Sulawesi Tribes

North Sulawesi 15 Tribes

North Sulawesi, Tribes, gorontalo, minahasa, tombulu, bantik, tonsawang, totemboang, bintauna, kaidipang, botanga, bolango, suwawa, mongondow, ponosakan, ratahan, tondano

Bajau 7.000 Islam

The Bajau (also called the Bayo, Gaj, Luaan, or Lutaos) are a highly mobile maritime people group that is found throughout the coastal areas of Sulawesi, Maluku, Kalimantan, Sumatera, and East Nusa Tenggara. Their high mobility led to outsiders calling them ‘sea gypsies.’ In eastern Indonesia, the largest numbers of Bajau are found on the islands and in the coastal districts of Sulawesi. Their everyday language is the Bajau language, which is a branch of the Melayu (Malay) language cluster.
While some Bajau have begun to live on land, many Bajau are still boat dwellers. Among the Bajau boat dwellers, local communities consist of scattered moorage groups made up of families whose members regularly return, between intervals of fishing, to a common anchorage site. Two to six families will group together in an alliance to regularly fish and anchor together, often sharing food and pooling labor, nets, and other gear. The boats that are used as family dwellings vary in size and construction. In Indonesia and Malaysia, boats average 10 meters in length with a beam of about 2 meters. They are plank constructed with solid keel and bow sections. All are equipped with a roofed living area made of poles and kajang matting and a portable earthenware hearth, usually carried near the stern, used for preparing family meals. The marine life exploited by the Bajau fishermen is diverse, including over 200 species of fish. Fishing activity varies with the tides, monsoonal and local winds, currents, migrations of pelagic fish, and the monthly lunar cycle. During moonless nights, fishing is often done with lanterns, using spears and handlines. Today, fishing is primarily for market sale. Most fish are preserved by salting or drying. The boat-dwelling Bajau see themselves (in contrast to their neighbors), as non-aggressive people who prefer flight to physical confrontation. As a consequence, the politically dominant groups of the region have historically viewed the Bajau with disdain as timid, unreliable subjects.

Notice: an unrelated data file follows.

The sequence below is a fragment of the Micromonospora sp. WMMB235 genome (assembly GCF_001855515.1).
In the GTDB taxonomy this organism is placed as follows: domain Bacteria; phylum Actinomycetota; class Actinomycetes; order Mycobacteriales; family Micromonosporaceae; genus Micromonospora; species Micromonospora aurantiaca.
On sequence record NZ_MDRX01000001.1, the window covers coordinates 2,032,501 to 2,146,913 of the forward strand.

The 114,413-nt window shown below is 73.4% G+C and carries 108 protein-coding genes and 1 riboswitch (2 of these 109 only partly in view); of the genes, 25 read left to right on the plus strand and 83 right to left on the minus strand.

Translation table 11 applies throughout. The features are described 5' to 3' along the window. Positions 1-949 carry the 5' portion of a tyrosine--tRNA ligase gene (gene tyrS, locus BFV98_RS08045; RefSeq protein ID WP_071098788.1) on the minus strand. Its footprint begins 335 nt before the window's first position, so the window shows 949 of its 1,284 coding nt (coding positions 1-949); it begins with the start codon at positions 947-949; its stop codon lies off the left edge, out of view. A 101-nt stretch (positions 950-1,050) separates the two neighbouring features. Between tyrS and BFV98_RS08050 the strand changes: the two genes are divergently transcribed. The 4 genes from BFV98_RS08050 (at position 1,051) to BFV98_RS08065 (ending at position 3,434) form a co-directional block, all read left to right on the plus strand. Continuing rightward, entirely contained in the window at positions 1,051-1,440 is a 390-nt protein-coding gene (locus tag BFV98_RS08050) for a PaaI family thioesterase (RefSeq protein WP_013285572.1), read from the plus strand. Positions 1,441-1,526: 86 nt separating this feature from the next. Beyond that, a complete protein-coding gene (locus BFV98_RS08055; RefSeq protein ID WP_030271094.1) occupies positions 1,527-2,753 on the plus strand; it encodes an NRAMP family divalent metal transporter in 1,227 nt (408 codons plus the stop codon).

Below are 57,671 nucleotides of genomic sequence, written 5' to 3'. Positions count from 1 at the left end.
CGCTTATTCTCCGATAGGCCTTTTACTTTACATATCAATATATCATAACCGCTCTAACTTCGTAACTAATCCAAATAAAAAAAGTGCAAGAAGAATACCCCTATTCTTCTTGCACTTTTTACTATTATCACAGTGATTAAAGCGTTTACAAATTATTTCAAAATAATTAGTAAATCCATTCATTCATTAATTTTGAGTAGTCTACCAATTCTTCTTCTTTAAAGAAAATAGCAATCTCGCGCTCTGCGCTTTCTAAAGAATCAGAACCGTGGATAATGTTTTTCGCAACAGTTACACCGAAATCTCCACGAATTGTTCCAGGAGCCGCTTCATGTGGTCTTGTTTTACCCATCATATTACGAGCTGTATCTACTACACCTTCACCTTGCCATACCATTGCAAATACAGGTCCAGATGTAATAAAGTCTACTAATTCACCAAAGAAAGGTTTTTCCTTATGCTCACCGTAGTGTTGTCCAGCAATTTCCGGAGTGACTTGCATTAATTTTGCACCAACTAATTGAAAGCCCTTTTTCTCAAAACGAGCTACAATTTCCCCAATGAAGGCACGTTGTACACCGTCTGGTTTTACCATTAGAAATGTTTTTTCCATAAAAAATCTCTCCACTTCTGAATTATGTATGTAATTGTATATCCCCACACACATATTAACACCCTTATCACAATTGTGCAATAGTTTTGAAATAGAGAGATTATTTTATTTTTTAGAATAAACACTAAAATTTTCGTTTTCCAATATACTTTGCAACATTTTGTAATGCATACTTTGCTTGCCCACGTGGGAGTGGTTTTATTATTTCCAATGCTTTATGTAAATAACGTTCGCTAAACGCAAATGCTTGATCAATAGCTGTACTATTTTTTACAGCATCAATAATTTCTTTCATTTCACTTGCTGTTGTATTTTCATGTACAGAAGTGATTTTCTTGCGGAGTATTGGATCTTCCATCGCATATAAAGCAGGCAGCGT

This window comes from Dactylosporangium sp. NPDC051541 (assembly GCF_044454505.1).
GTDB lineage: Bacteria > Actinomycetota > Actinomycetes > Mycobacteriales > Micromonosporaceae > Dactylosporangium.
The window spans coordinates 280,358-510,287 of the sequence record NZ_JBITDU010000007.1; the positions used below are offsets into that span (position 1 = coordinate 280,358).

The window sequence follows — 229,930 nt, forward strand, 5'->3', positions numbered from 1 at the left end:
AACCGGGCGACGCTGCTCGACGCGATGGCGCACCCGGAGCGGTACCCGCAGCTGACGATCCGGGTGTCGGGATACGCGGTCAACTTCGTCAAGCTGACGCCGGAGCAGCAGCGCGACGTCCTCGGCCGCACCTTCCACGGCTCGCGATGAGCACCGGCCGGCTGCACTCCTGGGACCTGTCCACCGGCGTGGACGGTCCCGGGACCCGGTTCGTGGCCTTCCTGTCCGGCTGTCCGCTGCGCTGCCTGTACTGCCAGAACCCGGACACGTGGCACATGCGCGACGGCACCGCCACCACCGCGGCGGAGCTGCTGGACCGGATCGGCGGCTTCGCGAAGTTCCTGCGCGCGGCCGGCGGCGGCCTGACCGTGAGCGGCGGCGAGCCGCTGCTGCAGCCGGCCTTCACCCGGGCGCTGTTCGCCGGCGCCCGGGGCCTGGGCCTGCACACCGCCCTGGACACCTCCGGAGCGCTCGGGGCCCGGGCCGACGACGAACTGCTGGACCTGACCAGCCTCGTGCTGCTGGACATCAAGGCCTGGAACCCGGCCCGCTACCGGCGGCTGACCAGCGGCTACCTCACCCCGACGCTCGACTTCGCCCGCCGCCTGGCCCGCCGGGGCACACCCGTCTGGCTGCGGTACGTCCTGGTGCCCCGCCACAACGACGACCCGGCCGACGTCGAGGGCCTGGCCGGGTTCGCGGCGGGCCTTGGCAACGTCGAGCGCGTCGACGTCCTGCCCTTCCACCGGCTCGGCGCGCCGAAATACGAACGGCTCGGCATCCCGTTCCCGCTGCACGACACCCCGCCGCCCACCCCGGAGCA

The Bajau are Sunni Muslims

Bantik 17.000 Animism

11 villages around Manado

Bintauna 12.000 Islam

around Bintauna

Bolango 20.000 Islam

5,000 in Bolango, 15,000 in Atinggola. North Sulawesi Province, south coast of the peninsula, Bolaang Mongondow District, around Molibagu; Gorontalo Province, north coast around Atinggola, between Kaidipang and Gorontalo.

Kaidipang 27.000 Islam

The Kaidipang are found on the outskirts of the Bolaang Mongondow District of North Sulawesi Province. Sulawesi is a large mountainous island often described as being shaped like an orchid or crab. It has a coastline of about 5,000 kilometers and consists mainly of four peninsulas separated by deep gulfs, with two of the peninsulas extending southward and two northeastward. The Kaidipang area is surrounded by North Sulawesi Province to the east, Gorontalo Province to the west, the Sulawesi Sea to the north, and Tomini Bay to the south.Historically, the Kaidipang formed their own kingdom. In 1910, they joined with the neighboring Bolang Itang kingdom. This enlarged kingdom lasted until 1950 when it joined the recently independent Republic of Indonesia.
Traditional lifestyle was one of shifting agricultural. New fields were cleared, farmed and then abandoned after becoming depleted of nutrients and unproductive. After three to five years of lying fallow, an old area would be fertile enough to be cleared and farmed again. This method is called “slash and burn” farming because clearing of land is done by cutting down the bigger trees and burning unwanted vegetation. Unfortunately, this method is often cited as a primary cause for deforestation as well as forest fires which often rage out of control. In recent times, however, the Kaidipang have become more settled, resulting in an increase of their population. Kaidipang villages are usually found along roadways in the highlands. Many have already become rice farmers, fishers, day laborers, and owners of small shops. They also raise livestock such as cattle, goats, and chickens.The lineage of descent for the Kaidipang people is bilateral (traced through both mother and father). Inheritance is handled in the same way for both male and female descendants. Unlike most other ethnic groups in Indonesia, the Kaidipang reserve no special treatment or rights for male family members.